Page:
Last September, The Metropolitain reported on merchants along Parc. Ave being hit with a number of fines under Montreal’s cleanliness bylaws.
At the time, property owner Bill Vasilios Karidogiannis complained that the street was in disrepair despite merchants pressuring the borough to contribute to its upkeep. So when the borough sent a team of workers to clean the streets a couple of weeks later, he was overjoyed.
What he didn’t realize was that he would have to foot the bill.
Soon after the cleaning blitz, 194 merchants on Parc Ave between Mont-Royal and Van Horne Avenues received bills for $17.77 from the borough charging them for the work done that day. Four of them attended November’s Plateau-Mont-Royal borough council meeting to ask why they were billed for work done by blue-collar workers on public property.
While none of the officials at the meeting could give them an answer, borough mayor Helen Fotopoulos noted $17 was a negligible amount and told them: “If you feel you’ve been unduly taxed, you can contest it.”
Steve Giannakakis, who’s on the Parc Ave. Merchants’ Association, left the meeting concerned about what he would tell merchants who asked him why they were billed.
“If the city doesn’t have the budget for it, they should say so,” he said. “I don’t want to be targeted, I don’t want to embarrass them either - I just want to know (why we’re being billed). There’s so many rules and responsibilities even they don’t know.”
Chris Karidogiannis was not as conciliatory.
“At what point do you take responsibility for your work?” he asked. “It’s shameful - they’re completely lost. It seems like the head doesn’t know what the tail is doing.”
He may have been partially right: since the meeting, the borough canceled all but 26 of the bills. According to borough spokesman Michel Tanguay, the Plateau could only bill those who had already received fines under the cleanliness bylaws.
So why not just keep fining the merchants who were not complying with the regulations?
“Because even after some of the merchants received fines, the cleanliness left something to be desired,” Tanguay explained. “So the borough did a blitz to clean all the tree bases.”
Since 2005, Montreal boroughs adopted bylaws requiring property owners to maintain the public property in front of their buildings up to the sidewalk. They’re now a uniform series of regulations across the city.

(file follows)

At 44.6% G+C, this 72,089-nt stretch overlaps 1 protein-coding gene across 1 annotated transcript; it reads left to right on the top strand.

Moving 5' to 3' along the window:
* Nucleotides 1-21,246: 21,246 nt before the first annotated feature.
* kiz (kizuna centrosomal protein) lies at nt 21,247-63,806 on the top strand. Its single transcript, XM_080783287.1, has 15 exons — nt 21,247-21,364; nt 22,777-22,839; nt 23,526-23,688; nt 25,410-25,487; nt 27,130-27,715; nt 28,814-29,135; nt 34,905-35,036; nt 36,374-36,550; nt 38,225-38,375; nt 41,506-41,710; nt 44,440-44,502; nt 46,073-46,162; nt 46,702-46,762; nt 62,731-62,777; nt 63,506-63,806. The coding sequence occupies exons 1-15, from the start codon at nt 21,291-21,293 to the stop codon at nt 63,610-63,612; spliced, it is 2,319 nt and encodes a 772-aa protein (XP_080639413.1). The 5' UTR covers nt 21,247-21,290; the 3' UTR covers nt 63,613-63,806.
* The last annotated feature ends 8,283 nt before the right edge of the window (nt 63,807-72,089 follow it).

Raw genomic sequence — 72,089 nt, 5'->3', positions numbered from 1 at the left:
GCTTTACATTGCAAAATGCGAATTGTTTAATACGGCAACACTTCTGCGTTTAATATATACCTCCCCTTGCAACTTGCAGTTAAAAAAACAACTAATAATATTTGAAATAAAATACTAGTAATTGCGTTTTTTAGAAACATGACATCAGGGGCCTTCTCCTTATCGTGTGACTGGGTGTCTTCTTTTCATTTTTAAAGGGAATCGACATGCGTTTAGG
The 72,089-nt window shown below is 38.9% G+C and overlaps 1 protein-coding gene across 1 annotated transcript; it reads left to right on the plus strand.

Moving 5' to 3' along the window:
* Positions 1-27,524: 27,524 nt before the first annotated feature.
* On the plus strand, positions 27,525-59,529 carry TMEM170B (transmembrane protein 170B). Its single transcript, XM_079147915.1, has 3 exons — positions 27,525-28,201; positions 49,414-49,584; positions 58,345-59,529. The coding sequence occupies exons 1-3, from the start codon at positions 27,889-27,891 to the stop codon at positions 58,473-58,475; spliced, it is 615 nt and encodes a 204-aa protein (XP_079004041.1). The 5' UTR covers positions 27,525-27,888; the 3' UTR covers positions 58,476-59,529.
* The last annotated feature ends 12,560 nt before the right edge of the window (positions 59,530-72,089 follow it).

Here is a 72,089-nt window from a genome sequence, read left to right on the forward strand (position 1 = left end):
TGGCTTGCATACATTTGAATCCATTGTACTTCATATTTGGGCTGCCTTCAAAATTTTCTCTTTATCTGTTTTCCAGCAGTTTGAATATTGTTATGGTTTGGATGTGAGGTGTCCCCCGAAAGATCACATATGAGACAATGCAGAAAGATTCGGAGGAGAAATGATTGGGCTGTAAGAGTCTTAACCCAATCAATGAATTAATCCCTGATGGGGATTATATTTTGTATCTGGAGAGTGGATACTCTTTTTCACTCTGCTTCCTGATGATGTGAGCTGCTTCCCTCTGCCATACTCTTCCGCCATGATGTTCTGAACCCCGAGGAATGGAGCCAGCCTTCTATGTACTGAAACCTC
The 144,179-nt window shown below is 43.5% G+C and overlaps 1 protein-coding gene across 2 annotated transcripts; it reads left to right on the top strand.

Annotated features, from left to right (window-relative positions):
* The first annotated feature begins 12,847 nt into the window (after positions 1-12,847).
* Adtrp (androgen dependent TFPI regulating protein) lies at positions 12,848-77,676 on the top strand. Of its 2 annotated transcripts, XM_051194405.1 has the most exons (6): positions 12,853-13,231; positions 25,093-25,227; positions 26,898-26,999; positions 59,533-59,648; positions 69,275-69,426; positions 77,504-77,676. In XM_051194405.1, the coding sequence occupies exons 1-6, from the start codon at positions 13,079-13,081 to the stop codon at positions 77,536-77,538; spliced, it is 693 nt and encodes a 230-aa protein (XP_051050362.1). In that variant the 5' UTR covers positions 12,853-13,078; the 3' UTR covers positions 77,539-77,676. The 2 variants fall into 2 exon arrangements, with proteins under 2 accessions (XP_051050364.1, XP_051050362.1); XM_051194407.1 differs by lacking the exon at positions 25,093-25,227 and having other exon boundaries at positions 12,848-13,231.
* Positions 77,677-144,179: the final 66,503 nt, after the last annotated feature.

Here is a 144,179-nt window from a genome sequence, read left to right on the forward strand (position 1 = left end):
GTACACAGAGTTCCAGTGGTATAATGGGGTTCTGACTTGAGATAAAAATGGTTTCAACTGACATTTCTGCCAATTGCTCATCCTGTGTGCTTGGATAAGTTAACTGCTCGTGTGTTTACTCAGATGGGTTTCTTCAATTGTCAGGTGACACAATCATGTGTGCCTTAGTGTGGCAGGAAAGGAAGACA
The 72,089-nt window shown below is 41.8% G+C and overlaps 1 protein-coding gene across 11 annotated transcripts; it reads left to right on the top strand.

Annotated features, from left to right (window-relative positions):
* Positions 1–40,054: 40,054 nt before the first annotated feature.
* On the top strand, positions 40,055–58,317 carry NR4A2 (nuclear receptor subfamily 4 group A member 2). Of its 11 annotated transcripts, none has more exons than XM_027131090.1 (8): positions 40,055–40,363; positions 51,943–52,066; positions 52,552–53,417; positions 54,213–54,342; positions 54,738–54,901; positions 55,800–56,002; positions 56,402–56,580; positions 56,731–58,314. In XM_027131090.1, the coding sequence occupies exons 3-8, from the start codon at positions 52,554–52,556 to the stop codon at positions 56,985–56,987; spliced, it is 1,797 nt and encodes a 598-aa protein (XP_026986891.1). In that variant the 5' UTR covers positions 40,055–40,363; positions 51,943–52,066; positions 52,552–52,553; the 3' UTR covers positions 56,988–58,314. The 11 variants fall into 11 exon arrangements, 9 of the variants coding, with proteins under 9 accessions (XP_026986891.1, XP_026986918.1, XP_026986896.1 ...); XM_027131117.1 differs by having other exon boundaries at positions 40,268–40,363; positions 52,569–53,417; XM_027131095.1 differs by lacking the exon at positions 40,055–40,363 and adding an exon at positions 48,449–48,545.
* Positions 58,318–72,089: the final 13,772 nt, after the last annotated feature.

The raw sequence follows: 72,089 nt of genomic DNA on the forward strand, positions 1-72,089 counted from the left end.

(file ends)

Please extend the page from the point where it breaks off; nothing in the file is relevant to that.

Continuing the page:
“People know they could get a fine if they didn’t clean and we were getting complaints from residents about cleanliness,” Tanguay said.
“It’s not the responsibility of the city. They were billed because we would not have had to do this if the citizen took care of public property.”
He added that it was the first time the borough went to these lengths but wouldn’t comment on the policy itself.
“I don’t judge the rules,” he said. “Once it’s adopted employees are there to assure it’s respected.”
Meanwhile, Nicolas Karambinieris is left wondering why he pays taxes - taxes that shot up 30 per cent in five years- if not to receive municipal services in return.
Cote des Neiges-NDG
“It is forbidden to sully pavement,” borough by-law
Côte des Neiges-NDG borough councillors passed some far-reaching cleanliness rules last week. Among them are the possible fining of tenants who rent homes located on messy properties, dog-owners who tie their pets to trees and possibly even those who toss cold coffee onto the street.
The new and improved cleanliness bylaw is aimed at ensuring tidiness reigns on private property in the borough as well as on public land. It was adopted unanimously by all five councillors with two – Marvin Rotrand and Warren Allmand – registering objections to particular aspects.
The pair said they are concerned that an “occupant” of an apartment building could, in theory, be fined if there is garbage left on the building’s front lawn. Previously, only the owner would be subjected to those penalties.
“The owner or the occupant of building must maintain the private land on which the building is situated, the establishment or the home that is occupied,” reads the new bylaw. That includes keeping the property – and the sidewalks or other public land adjacent to it – free of “unclean materials” (except on garbage days) and making sure weeds don’t grow over 20 cm in height.
“It’s very broad and could be abused,” said Rotrand, who nonetheless voted in favour of the cleanliness bylaw as a whole. “Tenants could be asked that they clean up a property if a landlord doesn’t. It’s a worrisome provision.”